LA man pleads guilty to massive fake laptop battery scam

A San Gabriel Valley man has pleaded guilty today to involvement in a multimillion-dollar scheme to manufacture and ship counterfeit laptop batteries and other electronics from China to the US.

Zoulin Cai (29) of La Puente – also known as Allen Cai – admitted one count of conspiracy to commit wire fraud and mail fraud and one count of aggravated identity theft as part of a plea agreement.

According to the Department of Justice, Cai conspired to import batteries, battery labels, cell phones, and other electronics and then then sold the bogus items to unsuspecting buyers via eBay and Amazon.

The gang obtained at least $3.5m and potentially as much as $23.8m from the sale of laptop batteries through the online marketplaces between March 2014 and June 2019, and transferred more than $18m to Chinese bank accounts.

Court documents listed seven accomplices, six of whom are living in China and have not been indicted.

Cai falsely advertised them as brand-name new, genuine, original, or OEM (original equipment manufacturer) products from manufacturers such as Apple, Dell, HP, Toshiba, Lenovo, Asus, Acer and Samsung. He also counterfeited certification marks of UL, a company that tests and certifies the safety of electronic products.

UL has said that counterfeit rechargeable lithium-ion batteries most commonly used in electronic devices pose a risk of overheating, with numerous incidents of fakes expelling their contents during transport, catching fire and even exploding.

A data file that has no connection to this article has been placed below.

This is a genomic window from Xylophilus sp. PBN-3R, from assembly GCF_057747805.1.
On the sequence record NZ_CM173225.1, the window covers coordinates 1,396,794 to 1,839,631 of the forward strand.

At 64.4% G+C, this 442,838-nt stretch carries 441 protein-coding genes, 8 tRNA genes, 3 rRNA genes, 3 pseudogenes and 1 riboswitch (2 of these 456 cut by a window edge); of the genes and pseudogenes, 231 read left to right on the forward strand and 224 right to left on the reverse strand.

"The main safety hazard posed by lithium-ion batteries, thermal runaway, happens when the battery heats up to over 100°C, a critical threshold after which further heating can no longer be controlled," according to UL. "Once thermal runaway sets in, it can lead to temperatures of up to 1000°C."

In one notorious case, Amazon settled a $30m lawsuit brought by a Tennessee family whose $1m home was destroyed by a fire caused by the battery in a hoverboard toy bought on the online marketplace. The value of the settlement wasn't disclosed.

The batteries that Cai and his co-conspirators shipped frequently lacked required and essential internal safeguards, according to the DoJ. They established numerous US-based corporations to facilitate the importation and sale of the knock-offs.

The fraudsters packaged fake items and shipped them to the US, sometimes covering the trademarks with black tape or a similar material, so that a quick inspection by customs officials would not reveal the trademark infringement.

A 2019 raid on warehouses operated by Cai unearthed approximately 44,000 batteries, as well as approximately 175,000 labels.

Cai will be sentenced at a haring scheduled for October 4.

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